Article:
Saturday, March 24, 2018
Russian Roulette - Conclusion
My impression of "Russian Roulette" is that Michael Isikoff and David Corn have produced a fine book, a worthy read, that happened to get overtaken by events. Had it been released two months earlier, it might have been a must read. If they revise it, rewrite the last seventy pages, to update what we've read and heard the past week, it could be rehabilitated.
The final chapters of Russian Roulette remain to be written. That will include the Mueller investigation and the new revelations emerging from the Cambridge Analytica scandals that may directly entangle Trump, Bannon, Trump's campaign team, even his new national security advisor, John Bolton. Half of this story, probably more, remains to be written.
Journalists covering the chaos also known as the Trump administration are frequently heard to complain that it's a thankless and brutal task in which the story they're working on in the morning gets superseded by something even crazier out of the Trump White House in the afternoon. Good, important stories get spiked, often replaced by something frivolous yet outrageous. The record goes incomplete. That's the story of the Trump campaign and the Trump administration.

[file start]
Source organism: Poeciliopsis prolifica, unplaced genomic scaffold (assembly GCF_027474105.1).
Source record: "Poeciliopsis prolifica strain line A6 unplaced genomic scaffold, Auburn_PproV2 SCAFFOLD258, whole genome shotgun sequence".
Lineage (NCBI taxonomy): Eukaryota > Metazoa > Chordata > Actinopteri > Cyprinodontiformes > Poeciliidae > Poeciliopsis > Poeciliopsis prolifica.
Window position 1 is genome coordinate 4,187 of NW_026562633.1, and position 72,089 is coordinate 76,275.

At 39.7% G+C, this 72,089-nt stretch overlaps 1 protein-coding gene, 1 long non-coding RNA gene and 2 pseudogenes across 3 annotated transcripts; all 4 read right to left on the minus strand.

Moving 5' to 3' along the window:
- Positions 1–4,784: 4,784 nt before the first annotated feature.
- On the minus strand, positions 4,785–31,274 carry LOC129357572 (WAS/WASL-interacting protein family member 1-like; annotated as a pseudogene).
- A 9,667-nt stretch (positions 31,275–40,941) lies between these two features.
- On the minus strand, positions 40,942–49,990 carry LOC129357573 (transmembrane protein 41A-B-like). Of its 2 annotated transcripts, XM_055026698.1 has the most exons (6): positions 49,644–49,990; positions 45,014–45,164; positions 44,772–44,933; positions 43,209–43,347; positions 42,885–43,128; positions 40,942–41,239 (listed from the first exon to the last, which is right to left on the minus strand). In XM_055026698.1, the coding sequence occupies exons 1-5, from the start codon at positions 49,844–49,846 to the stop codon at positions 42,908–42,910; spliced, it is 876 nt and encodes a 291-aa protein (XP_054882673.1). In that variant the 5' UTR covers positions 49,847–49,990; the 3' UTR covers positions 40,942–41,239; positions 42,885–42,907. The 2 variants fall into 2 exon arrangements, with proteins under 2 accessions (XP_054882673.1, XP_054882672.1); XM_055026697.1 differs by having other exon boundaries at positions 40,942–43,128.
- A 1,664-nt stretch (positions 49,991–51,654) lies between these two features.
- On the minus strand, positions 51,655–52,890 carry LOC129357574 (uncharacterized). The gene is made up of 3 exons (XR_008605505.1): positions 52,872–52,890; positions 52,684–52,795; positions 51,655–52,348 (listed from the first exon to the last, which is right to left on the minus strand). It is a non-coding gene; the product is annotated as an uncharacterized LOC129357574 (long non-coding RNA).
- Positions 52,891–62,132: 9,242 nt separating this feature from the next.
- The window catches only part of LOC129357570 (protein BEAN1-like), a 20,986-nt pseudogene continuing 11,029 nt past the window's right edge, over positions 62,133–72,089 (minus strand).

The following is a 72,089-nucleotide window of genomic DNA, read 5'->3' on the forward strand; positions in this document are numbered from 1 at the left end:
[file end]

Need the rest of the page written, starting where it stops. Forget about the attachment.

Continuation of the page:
One thing that is clear from Russian Roulette is that everyone from Donald Trump to Hillary Clinton to Barack Obama to America's national security/intelligence agencies made disastrous calls based on the assumption that Hillary Clinton could not possibly lose to the Mango Mussolini.
Measures were not taken out of fear that, with Hillary a shoo-in, they might be seen as unfair to Trump. Obama stubbornly refused when urged to act for this reason.
Hillary made her own mistakes, a load of them. In several ways she was the author of at least some of her own misfortune.
So far Mueller has obtained indictments against four of Trump's campaign/transition team: Mike Flynn, Paul Manafort, Rick Gates and George Papadopoulos, all but Manafort having pleaded guilty. There may be other, unannounced indictments. It's hard to imagine Carter Page not being charged. Steve Bannon has to be worried about what awaits him for his governance of Cambridge Analytica. Then there's the obstruction of justice and Russia collusion issues that have not yet broken the surface.
My conclusion - Russian Roulette is the first half of what could be a good book.